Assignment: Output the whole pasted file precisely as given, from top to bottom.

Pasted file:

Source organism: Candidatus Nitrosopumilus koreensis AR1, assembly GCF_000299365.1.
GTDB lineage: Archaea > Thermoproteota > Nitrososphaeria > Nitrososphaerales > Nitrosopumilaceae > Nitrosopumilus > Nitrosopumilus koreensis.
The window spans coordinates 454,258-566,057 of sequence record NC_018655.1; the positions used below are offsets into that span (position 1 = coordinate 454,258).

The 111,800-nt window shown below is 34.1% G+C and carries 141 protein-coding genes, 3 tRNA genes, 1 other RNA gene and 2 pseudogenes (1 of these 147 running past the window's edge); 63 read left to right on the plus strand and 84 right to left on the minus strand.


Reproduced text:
Source organism: Candidatus Nitrosopumilus koreensis AR1, assembly GCF_000299365.1.
GTDB lineage: Archaea > Thermoproteota > Nitrososphaeria > Nitrososphaerales > Nitrosopumilaceae > Nitrosopumilus > Nitrosopumilus koreensis.
The window spans coordinates 454,258-566,057 of sequence record NC_018655.1; the positions used below are offsets into that span (position 1 = coordinate 454,258).

The 111,800-nt window shown below is 34.1% G+C and carries 141 protein-coding genes, 3 tRNA genes, 1 other RNA gene and 2 pseudogenes (1 of these 147 running past the window's edge); 63 read left to right on the plus strand and 84 right to left on the minus strand.